• Calista - Thursday, October 25, 2012 - link

    Is your screen properly colour calibrated? Are your walls painted in a neutral colour to avoid a colour cast? Are your lamps casting a specified type of light and shielded to avoid glare? Do you use high-quality blinds to prevent sunlight?

    This is only a few of the things to consider when dealing with calibration. And a cellphone is unable to deal with any of them unless it stays in the lab.

    So for a cellphone the criteria is:
    Is it bright enough?
    Does it look pleasing to the eye, overly saturated or not?
    Reply
  • PeteH - Thursday, October 25, 2012 - link

    Eh, depends what you do with it. I can understand wanting an accurate representation of a photo you're taking.

    And given the option between an accurate display and a less accurate display (all other things being equal) I think most people would opt for the more accurate option. Note that I'm not saying they would choose it as better visually (people seem to be suckers for over saturated displays).
    Reply
  • Zink - Wednesday, October 24, 2012 - link

    Great review. Just the right amount of detail and I really like your perspective on day to day use. Reply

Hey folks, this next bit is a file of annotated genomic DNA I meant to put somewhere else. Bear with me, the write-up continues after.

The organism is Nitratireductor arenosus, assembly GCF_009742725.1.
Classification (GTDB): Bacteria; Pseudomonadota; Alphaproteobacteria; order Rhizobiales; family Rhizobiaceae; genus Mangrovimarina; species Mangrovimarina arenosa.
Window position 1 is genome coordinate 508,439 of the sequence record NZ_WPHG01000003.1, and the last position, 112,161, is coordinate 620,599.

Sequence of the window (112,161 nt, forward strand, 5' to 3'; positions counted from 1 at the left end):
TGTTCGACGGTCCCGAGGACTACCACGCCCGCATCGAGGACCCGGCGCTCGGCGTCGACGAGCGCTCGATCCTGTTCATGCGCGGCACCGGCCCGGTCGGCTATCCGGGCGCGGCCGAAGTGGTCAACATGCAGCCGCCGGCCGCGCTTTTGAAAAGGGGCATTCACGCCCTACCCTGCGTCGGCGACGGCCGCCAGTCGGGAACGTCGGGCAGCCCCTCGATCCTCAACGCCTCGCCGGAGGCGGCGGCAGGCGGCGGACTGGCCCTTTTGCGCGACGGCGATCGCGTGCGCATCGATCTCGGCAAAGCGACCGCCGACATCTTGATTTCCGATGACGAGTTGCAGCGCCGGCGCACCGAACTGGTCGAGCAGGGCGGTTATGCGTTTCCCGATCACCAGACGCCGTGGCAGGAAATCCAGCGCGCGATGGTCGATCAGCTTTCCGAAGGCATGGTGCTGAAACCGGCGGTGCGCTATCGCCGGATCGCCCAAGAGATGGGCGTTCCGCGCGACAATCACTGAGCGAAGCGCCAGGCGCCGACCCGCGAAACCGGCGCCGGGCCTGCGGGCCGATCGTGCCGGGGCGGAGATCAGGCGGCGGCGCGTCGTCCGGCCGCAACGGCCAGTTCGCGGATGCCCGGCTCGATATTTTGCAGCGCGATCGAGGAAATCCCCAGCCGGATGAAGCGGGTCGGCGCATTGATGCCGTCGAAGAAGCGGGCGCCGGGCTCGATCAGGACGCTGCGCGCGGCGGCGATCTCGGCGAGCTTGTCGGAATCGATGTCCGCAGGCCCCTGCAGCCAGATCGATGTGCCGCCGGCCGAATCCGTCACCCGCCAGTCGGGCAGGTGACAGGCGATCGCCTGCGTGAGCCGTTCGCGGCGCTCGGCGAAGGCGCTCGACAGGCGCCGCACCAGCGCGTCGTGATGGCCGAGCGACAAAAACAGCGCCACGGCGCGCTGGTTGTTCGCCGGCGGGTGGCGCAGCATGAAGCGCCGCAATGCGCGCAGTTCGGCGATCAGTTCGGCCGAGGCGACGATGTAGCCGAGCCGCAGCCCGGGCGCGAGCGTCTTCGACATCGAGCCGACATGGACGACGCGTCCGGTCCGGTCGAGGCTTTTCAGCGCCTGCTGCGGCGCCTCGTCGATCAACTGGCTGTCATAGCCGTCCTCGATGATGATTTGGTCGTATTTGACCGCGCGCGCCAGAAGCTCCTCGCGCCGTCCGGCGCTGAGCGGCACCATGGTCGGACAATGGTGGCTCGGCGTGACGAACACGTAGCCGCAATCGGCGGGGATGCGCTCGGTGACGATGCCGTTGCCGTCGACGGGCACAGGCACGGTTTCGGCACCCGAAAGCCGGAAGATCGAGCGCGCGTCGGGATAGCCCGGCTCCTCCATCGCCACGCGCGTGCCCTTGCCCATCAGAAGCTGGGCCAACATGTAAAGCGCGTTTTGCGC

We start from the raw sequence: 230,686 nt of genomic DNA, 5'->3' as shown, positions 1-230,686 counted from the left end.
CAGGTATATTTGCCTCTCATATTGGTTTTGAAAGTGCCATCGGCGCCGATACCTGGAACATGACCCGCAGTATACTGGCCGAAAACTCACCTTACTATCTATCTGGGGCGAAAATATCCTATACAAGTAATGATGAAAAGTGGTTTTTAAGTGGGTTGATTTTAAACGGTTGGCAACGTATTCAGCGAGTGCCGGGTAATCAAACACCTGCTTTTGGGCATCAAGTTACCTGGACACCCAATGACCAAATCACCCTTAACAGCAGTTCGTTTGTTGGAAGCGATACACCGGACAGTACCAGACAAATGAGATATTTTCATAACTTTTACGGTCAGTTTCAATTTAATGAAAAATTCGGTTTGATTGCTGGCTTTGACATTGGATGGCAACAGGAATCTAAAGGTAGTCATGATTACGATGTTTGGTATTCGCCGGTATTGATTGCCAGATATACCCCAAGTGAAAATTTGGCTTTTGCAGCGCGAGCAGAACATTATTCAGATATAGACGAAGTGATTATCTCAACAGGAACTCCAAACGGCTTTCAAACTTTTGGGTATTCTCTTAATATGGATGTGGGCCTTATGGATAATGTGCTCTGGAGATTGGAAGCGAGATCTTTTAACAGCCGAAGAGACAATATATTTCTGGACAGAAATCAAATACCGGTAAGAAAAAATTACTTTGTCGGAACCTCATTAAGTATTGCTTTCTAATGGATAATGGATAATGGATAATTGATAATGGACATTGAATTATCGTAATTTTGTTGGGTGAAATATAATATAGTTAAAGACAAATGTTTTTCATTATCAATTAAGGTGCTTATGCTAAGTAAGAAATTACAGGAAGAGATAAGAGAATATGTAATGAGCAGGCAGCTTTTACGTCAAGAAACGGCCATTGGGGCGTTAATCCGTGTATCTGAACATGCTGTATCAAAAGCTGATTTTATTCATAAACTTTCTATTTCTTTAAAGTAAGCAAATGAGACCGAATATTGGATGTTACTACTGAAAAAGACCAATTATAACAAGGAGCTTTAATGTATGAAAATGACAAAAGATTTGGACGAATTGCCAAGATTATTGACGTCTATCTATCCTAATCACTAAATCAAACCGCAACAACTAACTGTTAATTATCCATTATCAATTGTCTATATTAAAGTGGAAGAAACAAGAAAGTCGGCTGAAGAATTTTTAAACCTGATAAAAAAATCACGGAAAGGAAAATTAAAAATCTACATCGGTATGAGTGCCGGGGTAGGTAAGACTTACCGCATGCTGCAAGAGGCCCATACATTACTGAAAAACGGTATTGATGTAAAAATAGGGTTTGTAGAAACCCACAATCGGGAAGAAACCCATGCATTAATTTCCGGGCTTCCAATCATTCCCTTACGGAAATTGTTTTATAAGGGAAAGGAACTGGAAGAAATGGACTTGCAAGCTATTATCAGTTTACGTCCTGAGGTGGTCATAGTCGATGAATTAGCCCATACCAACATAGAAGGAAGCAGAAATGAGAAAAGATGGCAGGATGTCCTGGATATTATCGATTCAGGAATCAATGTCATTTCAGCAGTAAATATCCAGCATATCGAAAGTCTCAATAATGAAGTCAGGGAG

• Mbonus - Wednesday, October 24, 2012 - link

    Battery Life Question: I have noticed that since I have started using audio streaming apps my battery has taken quite a hit. I wonder if that could be added to your battery life benchmarks?

    It might not matter for devices like this where you have a large storage upgrade ability, but some other devices are forcing us to the cloud where streaming matters.

    Great and thorough review as always!
    Reply
  • Brian Klug - Wednesday, October 24, 2012 - link

    So with streaming apps and such, even though the bitrate is low, if they're not very bursty (eg download and fill a big buffer, then wait 30 seconds or minutes, then repeat) they can hold the phone in CELL_DCH on UMTS or the appropriate equivalent on other air interface types, and that's what really burns power. It's time spent in that connected state that really destroys things.

    This is actually why I do the tethering test as well (which has a streaming audio component), but I'm beholden to whether or not the review unit that I'm sampled is provisioned for tethering or not, which is the real problem.

    -Brian
    Reply